The European Commission is out to track cryptocurrency users, taking anonymity away with the demand that users register on an EU-wide database.
Their proposal not only empowers them over tracking purposes, but the record would provide them with real-world identities of people using cryptocurrencies such as Bitcoin, along with the associated virtual wallet addresses wherein their money is held.
This is only the first part of an action plan the EU officially put into action back in February 2016.
The Bitcoin-linked proposal was later approved in July 2016 as it’s been favorably voted by EU’s Juncker Commission.
Untraceable by nature, Bitcoin is a popular choice for those who’d rather leave no paper or digital trail and remain anonymous for personal reasons.
Cryptocurrencies like Bitcoin can’t be traced easily, making them a popular choice for cyber-criminals for funding illegal activities.
Bitcoin Use as a Global Concern
Ransomware attacks, for instance, typically demand payments in the form of Bitcoin because it leaves no identifiable trail leading to its source.
This has become a tool that’s readily available to cyber criminals. One such attack called “Jigsaw,” slowly deletes your files if you shilly-shally to pay the ransom.
The victim is often required by a hacker to pay using cryptocurrency like Bitcoin.
It’s why the EU is willing to do whatever it takes in its power to prevent the problem from getting out of hand only to spell even bigger trouble.
Bitcoin is also regularly used for human trafficking, kidnappings, extortions, acquiring hacking tools and all sorts of illegal goods or services.
The EU hopes to put this under control once and for all, or at least track down some of the responsible parties.
Did you know that financial institutions generally do not recognize Bitcoin and other alternatives as actual money? No wonder, governments throughout the globe have constantly struggled to incorporate virtual cryptocurrencies like Bitcoin into their current laws.
EU has acted upon this matter hoping to prevent numerous crimes that take advantage of digital currencies to avoid easily and efficiently being tracked by authorities.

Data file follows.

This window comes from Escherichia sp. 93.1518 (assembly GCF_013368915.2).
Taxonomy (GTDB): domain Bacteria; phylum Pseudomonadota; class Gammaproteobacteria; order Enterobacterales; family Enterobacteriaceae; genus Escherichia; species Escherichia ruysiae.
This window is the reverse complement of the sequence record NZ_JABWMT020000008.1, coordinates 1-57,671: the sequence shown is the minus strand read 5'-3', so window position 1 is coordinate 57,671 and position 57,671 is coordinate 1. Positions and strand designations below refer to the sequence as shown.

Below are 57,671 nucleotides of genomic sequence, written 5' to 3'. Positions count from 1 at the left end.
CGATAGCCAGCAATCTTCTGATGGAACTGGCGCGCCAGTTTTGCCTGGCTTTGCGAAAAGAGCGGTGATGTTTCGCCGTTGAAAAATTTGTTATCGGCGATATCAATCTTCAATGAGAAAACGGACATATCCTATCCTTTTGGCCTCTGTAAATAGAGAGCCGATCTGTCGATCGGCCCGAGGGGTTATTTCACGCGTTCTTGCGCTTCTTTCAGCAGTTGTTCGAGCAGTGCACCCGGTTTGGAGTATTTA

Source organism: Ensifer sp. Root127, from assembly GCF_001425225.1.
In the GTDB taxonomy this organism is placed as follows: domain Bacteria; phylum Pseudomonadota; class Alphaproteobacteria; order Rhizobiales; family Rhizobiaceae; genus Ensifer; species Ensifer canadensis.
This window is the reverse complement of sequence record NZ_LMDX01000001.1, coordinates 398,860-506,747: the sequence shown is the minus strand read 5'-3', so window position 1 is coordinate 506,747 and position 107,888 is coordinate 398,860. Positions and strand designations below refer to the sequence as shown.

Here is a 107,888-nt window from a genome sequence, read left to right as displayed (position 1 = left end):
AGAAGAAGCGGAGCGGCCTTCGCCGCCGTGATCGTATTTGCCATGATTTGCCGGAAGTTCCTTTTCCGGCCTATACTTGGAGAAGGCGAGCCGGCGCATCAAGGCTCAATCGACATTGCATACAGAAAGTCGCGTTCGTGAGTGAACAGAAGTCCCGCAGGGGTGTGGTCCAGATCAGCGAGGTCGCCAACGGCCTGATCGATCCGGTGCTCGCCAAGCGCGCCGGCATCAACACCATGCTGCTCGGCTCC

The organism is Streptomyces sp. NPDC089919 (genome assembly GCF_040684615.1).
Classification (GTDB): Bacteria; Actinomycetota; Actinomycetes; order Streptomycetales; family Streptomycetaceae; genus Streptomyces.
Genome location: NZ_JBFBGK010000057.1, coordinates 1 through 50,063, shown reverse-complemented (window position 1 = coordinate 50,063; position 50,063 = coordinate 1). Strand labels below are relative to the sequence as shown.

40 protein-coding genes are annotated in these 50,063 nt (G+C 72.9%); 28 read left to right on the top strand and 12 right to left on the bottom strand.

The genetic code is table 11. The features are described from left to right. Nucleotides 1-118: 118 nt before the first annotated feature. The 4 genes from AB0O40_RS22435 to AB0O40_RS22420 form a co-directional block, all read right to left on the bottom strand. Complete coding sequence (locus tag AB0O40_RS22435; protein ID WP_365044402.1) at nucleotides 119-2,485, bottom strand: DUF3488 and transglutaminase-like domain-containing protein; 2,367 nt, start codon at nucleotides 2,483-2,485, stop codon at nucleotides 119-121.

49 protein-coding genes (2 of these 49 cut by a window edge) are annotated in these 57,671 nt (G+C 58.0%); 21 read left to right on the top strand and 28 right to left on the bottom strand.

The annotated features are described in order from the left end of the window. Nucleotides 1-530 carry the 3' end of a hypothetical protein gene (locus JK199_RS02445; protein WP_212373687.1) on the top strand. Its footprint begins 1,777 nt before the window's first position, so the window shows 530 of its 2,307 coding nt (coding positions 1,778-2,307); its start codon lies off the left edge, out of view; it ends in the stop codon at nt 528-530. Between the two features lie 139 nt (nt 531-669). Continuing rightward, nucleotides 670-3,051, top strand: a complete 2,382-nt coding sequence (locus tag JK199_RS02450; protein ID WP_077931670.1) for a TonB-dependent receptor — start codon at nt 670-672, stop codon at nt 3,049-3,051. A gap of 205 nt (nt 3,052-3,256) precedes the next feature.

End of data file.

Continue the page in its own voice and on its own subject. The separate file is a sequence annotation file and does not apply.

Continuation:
The EU executive body’s mandatory database of cryptocurrency users is geared towards the reform of their Anti-Money Laundering Directive. It is intended to broaden the AMLD to have virtual currencies included.
Not only does the new draft seek to have virtual currencies like Bitcoin recognized as money, but sees to the creation of a database that links cryptocurrencies to each user accordingly, which ultimately ends anonymity.
Those employing Bitcoin for nefarious motives and hiding under its cloak will be unmasked.
Once in effect, the proposal would enable authorities to better track all financial flows.
This would effectively prevent the misuse of virtual currencies.
Furthermore, companies which provide digital currency wallets or the cryptocurrency equivalent of bank accounts will be held accountable for gathering users’ data.
It’s imperative that they require their users in the EU to register using their real information.
EU’s proposal likewise includes a set of regulations that provides FIUs or financial intelligence units with the necessary tools for tracking digital currencies like Bitcoin as they do with fiat currencies.
Data would then be accessible and managed by the intelligence services.
It’s noteworthy that the draft cites self-declaration forms for virtual currency users’ utilization, whereby users are allowed to register on their own as a sign of good faith.
Before the end of 2016, the European Parliament is anticipated to vote on the proposal before the end of 2016.